After experiencing rapid growth with kettle sours, Dogfish Head is investing in the category at large by collaborating with sour-focused breweries and ramping up production from its sour and wild ale cellar.
While many brewers chase experimental hop strains, sequence yeast, and use technology to dial in new recipes, a handful of others are looking to the past for inspiration, hoping that ancient ales will excite a new generation of drinkers.
In a roundup of beer news, after sale to AB InBev, Wicked Weed faces backlash; Speakeasy Ales & Lagers sells to former distributor; Manchester pub awards 100-year-old patron free beer for life; and Sam Calagione wins James Beard award.
On a visit to Dogfish Head, while Sam Calagione gave a brewery tour and construction from the brewery’s recent expansion roared on around him, Ben Rosset decided to design a game about building a brewery.
Around the country, brewers are collaborating—not just with other brewers, but with artists of all mediums. Together, they are creating beers that aim to go beyond the five senses to convey emotions and feelings. Delving into music, television and theater, brewers are combining the craft of brewing with the performing arts.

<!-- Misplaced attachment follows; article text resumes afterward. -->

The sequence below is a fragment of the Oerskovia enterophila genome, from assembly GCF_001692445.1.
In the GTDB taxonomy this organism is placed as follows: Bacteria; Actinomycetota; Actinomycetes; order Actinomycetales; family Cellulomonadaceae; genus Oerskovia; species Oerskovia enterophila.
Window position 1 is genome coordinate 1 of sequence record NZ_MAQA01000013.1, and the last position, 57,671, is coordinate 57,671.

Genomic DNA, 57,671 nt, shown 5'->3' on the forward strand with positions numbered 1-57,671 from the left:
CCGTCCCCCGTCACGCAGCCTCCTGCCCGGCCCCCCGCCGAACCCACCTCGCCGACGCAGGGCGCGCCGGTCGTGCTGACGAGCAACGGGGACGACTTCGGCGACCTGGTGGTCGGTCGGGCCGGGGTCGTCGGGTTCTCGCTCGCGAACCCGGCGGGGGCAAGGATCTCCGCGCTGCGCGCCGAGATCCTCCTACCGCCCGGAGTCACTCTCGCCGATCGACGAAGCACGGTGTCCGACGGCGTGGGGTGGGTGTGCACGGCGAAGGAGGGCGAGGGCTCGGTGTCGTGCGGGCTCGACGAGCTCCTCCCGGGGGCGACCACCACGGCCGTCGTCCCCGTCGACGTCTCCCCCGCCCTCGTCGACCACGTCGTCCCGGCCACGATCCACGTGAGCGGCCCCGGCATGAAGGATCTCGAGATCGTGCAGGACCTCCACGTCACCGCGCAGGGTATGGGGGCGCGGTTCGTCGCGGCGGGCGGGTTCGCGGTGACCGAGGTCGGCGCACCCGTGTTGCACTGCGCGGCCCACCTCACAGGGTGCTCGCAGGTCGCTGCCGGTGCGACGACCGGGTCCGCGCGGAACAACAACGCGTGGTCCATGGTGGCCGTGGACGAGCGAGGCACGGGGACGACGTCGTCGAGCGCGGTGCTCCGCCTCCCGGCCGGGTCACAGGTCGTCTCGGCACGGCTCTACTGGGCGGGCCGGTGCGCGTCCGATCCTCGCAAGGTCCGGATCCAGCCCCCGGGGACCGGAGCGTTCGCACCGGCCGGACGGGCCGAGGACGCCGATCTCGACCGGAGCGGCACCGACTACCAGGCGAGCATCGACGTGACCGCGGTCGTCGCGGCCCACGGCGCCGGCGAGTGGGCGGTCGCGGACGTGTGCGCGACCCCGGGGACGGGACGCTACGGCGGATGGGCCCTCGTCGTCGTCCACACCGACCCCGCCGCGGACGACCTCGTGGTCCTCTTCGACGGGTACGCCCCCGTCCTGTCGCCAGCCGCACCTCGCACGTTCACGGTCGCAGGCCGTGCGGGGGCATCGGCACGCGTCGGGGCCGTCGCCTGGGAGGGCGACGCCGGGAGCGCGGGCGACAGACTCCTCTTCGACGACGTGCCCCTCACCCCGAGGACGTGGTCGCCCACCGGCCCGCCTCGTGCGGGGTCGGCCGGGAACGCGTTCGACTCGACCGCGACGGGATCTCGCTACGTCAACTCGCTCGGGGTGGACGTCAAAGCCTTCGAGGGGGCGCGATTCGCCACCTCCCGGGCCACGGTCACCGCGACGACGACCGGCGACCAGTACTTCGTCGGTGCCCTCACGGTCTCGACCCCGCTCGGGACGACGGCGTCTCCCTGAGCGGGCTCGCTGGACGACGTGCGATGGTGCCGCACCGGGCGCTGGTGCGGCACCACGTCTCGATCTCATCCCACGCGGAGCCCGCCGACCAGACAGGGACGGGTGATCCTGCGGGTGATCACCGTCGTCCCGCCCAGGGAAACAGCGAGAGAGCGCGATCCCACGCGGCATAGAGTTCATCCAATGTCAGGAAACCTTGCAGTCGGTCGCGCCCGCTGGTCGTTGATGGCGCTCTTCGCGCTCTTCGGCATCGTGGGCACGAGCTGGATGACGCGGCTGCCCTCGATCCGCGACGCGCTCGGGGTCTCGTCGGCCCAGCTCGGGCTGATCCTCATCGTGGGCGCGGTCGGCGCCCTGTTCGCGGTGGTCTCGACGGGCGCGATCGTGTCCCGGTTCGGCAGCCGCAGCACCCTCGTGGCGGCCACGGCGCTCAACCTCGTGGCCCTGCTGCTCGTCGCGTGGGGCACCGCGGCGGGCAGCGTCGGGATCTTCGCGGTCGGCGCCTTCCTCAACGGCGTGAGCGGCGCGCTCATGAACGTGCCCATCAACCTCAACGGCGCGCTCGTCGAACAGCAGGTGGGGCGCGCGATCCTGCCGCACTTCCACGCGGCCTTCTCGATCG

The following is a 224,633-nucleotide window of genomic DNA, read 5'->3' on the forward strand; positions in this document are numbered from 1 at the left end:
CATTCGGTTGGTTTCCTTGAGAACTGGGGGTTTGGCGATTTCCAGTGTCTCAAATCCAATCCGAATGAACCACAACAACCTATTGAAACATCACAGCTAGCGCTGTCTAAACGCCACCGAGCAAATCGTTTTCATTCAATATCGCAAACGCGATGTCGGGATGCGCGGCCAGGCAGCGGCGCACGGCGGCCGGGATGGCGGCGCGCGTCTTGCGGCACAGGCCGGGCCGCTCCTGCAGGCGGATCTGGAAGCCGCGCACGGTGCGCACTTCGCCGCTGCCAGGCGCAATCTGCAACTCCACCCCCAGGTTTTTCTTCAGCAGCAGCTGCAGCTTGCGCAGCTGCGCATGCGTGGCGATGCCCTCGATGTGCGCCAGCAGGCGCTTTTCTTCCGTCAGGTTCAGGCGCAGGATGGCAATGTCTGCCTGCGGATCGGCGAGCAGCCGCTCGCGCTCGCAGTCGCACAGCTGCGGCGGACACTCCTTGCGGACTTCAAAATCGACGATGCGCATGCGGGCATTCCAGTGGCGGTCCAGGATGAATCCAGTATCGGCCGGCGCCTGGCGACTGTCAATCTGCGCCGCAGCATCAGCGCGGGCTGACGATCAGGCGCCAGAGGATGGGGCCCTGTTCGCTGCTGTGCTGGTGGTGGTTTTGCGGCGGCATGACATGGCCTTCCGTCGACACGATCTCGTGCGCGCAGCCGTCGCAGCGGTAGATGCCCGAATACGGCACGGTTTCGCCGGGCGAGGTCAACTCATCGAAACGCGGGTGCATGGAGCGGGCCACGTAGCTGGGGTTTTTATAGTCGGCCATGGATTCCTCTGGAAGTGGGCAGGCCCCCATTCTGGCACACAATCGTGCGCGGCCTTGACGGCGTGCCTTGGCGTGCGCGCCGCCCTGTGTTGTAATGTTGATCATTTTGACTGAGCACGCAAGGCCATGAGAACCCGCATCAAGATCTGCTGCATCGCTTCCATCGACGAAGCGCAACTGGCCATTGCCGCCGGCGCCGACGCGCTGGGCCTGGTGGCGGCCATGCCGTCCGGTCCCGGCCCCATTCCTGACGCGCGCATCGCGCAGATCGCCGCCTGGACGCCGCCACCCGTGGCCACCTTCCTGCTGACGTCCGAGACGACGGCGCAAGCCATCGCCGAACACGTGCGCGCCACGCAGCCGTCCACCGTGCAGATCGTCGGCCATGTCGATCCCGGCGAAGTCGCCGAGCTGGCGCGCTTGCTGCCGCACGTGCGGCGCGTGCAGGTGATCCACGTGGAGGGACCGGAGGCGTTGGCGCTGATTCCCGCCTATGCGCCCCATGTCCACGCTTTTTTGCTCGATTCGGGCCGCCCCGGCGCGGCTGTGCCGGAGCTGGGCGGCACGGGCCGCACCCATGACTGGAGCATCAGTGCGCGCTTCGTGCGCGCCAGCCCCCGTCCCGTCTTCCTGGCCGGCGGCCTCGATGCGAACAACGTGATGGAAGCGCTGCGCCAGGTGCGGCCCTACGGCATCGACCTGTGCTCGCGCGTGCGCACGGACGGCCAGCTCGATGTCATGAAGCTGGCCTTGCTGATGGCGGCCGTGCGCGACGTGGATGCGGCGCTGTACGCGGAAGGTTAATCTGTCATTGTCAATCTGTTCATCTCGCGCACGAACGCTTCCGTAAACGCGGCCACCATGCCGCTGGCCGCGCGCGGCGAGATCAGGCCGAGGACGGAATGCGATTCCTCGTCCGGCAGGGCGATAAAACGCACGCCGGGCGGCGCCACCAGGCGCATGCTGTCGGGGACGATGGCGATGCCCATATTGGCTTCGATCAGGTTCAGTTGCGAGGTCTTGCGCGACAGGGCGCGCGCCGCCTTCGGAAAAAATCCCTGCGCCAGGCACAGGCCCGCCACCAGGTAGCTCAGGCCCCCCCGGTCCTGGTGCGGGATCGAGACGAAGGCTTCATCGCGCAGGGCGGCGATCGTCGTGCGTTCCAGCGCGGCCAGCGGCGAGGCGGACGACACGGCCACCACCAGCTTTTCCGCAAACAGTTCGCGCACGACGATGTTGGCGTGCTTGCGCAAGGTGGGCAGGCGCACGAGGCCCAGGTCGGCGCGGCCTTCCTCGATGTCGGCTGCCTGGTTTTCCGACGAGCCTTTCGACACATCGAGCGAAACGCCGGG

Increasing sales don’t necessarily translate into easy times for brewery owners. As the craft beer segment grows, many brewers are finding it just as hard to expand, as it was to initially get the doors open.
Dogfish Head, Great Divide, Avery and Allagash pull back on distribution; Flying Dog files suit against the Michigan State Liquor Control Commission; and Free the Hops calls for a boycott of all products offered by ABI’s distributors.
The end of cardboard beer coasters?; Atlantic Brewing acquires Bar Harbor Brewing; Kirin seeks to acquire Lion Nathan’s; Maine’s changing growler laws; A beery economic stimulus; Dogfish Head begins expansion process; and Red Stripe to can.